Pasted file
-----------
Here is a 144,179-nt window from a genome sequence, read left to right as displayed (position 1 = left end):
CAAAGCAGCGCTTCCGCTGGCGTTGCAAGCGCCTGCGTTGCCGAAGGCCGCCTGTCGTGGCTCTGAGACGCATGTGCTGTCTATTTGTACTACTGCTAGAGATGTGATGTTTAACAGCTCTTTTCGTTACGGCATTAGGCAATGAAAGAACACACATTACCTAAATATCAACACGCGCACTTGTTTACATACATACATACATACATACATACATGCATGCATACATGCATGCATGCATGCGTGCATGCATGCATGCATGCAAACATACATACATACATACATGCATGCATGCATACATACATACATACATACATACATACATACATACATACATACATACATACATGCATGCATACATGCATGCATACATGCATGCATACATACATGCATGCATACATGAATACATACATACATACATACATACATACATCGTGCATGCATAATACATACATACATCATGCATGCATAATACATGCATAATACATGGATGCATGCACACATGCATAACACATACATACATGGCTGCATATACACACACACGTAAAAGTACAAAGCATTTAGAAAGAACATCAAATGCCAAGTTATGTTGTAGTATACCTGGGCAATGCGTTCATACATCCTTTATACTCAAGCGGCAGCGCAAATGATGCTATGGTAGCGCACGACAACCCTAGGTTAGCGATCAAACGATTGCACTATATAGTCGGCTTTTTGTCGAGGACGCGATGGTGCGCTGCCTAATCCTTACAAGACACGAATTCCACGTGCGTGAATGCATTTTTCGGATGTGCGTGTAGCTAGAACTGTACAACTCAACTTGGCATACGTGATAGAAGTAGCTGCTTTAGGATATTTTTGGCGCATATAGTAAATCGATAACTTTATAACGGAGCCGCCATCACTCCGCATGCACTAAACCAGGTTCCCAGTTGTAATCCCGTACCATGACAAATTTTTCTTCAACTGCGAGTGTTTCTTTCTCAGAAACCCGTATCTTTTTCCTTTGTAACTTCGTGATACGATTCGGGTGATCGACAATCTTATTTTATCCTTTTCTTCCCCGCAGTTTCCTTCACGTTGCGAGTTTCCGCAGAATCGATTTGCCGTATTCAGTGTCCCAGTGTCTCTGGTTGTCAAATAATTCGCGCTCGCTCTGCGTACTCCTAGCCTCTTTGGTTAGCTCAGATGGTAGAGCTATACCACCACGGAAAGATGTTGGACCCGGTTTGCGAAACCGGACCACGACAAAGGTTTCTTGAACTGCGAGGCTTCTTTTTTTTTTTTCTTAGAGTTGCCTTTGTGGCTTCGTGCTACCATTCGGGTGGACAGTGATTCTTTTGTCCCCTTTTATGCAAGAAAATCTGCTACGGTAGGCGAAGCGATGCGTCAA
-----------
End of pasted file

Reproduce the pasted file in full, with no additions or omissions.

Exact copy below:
Here is a 144,179-nt window from a genome sequence, read left to right as displayed (position 1 = left end):
CAAAGCAGCGCTTCCGCTGGCGTTGCAAGCGCCTGCGTTGCCGAAGGCCGCCTGTCGTGGCTCTGAGACGCATGTGCTGTCTATTTGTACTACTGCTAGAGATGTGATGTTTAACAGCTCTTTTCGTTACGGCATTAGGCAATGAAAGAACACACATTACCTAAATATCAACACGCGCACTTGTTTACATACATACATACATACATACATACATGCATGCATACATGCATGCATGCATGCGTGCATGCATGCATGCATGCAAACATACATACATACATACATGCATGCATGCATACATACATACATACATACATACATACATACATACATACATACATACATACATGCATGCATACATGCATGCATACATGCATGCATACATACATGCATGCATACATGAATACATACATACATACATACATACATACATCGTGCATGCATAATACATACATACATCATGCATGCATAATACATGCATAATACATGGATGCATGCACACATGCATAACACATACATACATGGCTGCATATACACACACACGTAAAAGTACAAAGCATTTAGAAAGAACATCAAATGCCAAGTTATGTTGTAGTATACCTGGGCAATGCGTTCATACATCCTTTATACTCAAGCGGCAGCGCAAATGATGCTATGGTAGCGCACGACAACCCTAGGTTAGCGATCAAACGATTGCACTATATAGTCGGCTTTTTGTCGAGGACGCGATGGTGCGCTGCCTAATCCTTACAAGACACGAATTCCACGTGCGTGAATGCATTTTTCGGATGTGCGTGTAGCTAGAACTGTACAACTCAACTTGGCATACGTGATAGAAGTAGCTGCTTTAGGATATTTTTGGCGCATATAGTAAATCGATAACTTTATAACGGAGCCGCCATCACTCCGCATGCACTAAACCAGGTTCCCAGTTGTAATCCCGTACCATGACAAATTTTTCTTCAACTGCGAGTGTTTCTTTCTCAGAAACCCGTATCTTTTTCCTTTGTAACTTCGTGATACGATTCGGGTGATCGACAATCTTATTTTATCCTTTTCTTCCCCGCAGTTTCCTTCACGTTGCGAGTTTCCGCAGAATCGATTTGCCGTATTCAGTGTCCCAGTGTCTCTGGTTGTCAAATAATTCGCGCTCGCTCTGCGTACTCCTAGCCTCTTTGGTTAGCTCAGATGGTAGAGCTATACCACCACGGAAAGATGTTGGACCCGGTTTGCGAAACCGGACCACGACAAAGGTTTCTTGAACTGCGAGGCTTCTTTTTTTTTTTTCTTAGAGTTGCCTTTGTGGCTTCGTGCTACCATTCGGGTGGACAGTGATTCTTTTGTCCCCTTTTATGCAAGAAAATCTGCTACGGTAGGCGAAGCGATGCGTCAA